The gravest threat to sports as we know them? No, smartass, the answer is not
The correct response: performance-enhancing drugs. So it follows that the person who did most to slow that scourge in '07 should be called out for his heroism. So take a bow,
Vaughters, 34, is a wispy former pro cyclist whose trademark sideburns are as formidable as his intellect. Talented a rider though he was, this one-time teammate of
In 2003, with $50,000 of his own money, Vaughters founded a development squad of promising U.S. riders. Four years later, Team Slipstream-Chipotle features an expanded roster dotted with grand tour stage winners. Barring catastrophe, the men in the funky argyle kit will be the sole American-based team in next year's Tour de France. And that may be the least interesting thing about them.
Directed by Vaughters and bankrolled by financier
The partnership with ASE was announced five months before this year's Tour de France, which degenerated into a cascade of doping-related scandals. With each fresh revelation and ejection, Vaughters looked smarter and more visionary.
After the race, he announced the signing of a slew of name riders:
The most powerful moments of the night came courtesy of Vaughters, who delivered a forceful, emotional declaration of Slipstream's mission. "We will succeed," he vowed, "not by out-horse-powering" our foes, "not by crushing the competition with 6.7 watts per/kilogram at threshold" -- that's a really big number, apparently. They would succeed as they have in the past, he promised, with "panache"; by "attacking when no one else would"; through luck, grit, and by training harder .. and suffering more that anyone else."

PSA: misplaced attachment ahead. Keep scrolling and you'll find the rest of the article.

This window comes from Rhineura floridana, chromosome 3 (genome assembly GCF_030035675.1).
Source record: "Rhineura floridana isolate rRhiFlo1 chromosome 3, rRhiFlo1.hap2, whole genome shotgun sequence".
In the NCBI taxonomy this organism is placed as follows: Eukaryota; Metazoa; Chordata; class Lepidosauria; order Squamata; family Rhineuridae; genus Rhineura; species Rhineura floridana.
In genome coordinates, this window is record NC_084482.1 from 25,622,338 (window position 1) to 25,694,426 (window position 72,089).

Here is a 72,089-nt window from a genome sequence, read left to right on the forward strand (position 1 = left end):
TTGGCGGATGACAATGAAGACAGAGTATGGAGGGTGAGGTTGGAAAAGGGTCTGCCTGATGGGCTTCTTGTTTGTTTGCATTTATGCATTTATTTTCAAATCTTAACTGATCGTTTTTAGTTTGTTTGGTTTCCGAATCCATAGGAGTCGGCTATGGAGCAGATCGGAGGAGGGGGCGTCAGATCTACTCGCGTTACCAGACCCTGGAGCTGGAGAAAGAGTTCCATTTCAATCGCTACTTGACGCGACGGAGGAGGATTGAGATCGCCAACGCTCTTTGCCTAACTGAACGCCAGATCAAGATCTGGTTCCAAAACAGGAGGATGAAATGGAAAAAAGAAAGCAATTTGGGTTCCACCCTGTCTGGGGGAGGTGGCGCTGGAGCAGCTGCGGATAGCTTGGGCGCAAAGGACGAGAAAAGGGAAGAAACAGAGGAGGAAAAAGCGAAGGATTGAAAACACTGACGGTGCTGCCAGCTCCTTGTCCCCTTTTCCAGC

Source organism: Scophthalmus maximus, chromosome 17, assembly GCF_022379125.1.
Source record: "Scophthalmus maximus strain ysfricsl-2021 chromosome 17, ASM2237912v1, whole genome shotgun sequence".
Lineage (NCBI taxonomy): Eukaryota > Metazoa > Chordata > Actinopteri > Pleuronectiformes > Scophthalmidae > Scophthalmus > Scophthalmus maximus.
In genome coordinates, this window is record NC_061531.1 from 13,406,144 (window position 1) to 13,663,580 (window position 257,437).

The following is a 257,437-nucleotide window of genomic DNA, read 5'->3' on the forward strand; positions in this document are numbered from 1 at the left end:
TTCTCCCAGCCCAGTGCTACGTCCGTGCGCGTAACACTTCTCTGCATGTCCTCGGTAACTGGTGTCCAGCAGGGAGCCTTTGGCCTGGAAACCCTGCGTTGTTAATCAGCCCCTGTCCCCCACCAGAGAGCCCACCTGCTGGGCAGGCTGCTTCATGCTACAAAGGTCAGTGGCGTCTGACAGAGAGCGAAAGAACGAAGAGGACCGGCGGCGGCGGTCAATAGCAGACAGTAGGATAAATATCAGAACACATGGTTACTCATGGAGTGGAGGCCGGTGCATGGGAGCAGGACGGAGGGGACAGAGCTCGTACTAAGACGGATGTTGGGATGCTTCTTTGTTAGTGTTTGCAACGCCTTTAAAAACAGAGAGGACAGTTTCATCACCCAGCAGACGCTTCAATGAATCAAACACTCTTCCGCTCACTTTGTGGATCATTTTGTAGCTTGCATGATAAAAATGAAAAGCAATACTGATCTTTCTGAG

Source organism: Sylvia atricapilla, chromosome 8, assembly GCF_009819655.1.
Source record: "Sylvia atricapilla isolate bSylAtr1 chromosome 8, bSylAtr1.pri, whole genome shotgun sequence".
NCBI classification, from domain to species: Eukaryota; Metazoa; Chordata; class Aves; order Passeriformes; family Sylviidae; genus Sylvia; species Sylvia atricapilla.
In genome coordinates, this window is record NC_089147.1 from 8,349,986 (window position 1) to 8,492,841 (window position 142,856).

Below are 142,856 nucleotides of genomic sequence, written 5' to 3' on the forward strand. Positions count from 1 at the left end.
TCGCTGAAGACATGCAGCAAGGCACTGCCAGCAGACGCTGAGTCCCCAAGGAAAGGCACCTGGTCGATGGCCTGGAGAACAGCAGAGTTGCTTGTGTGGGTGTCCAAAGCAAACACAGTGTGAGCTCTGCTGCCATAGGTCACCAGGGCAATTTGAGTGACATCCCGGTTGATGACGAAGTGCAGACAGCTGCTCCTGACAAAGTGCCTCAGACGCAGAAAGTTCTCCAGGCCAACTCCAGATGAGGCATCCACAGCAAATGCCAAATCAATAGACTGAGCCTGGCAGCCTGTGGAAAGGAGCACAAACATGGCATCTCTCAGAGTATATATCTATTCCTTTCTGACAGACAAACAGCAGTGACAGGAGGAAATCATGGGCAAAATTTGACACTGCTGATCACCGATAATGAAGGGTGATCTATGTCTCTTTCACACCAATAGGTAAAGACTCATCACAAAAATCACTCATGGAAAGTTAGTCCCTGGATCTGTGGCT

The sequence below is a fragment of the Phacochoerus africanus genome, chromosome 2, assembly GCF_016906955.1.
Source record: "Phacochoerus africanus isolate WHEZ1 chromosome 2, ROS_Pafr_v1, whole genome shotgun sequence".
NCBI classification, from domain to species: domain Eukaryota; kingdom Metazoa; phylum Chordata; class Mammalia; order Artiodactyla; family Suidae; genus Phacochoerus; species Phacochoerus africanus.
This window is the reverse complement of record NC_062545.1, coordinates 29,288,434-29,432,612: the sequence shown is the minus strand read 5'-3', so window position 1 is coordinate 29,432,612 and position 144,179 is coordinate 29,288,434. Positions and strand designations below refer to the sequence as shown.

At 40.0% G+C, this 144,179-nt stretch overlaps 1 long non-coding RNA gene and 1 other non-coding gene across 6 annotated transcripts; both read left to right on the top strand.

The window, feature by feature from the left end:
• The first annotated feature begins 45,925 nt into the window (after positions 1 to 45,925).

When Slipstream has won, he went on, "it has never been a crushing blow dealt by an individual" -- think Armstrong riding the peloton off his wheel -- but rather "the strength of the bonds created between the riders on this team."
These guys won't win the '08 Tour. But they could win a stage or two. And they'll animate it every single day.
If imitation is the sincerest form of flattery, Vaughters was paid a grand compliment last October, when cycling's governing body announced that "biological passports" -- a record of each rider's biological markers -- will be mandatory, starting next season.
"If this works," said
That movement will have been led, to a large extent, by a spindly director who had the vision to match his sideburns.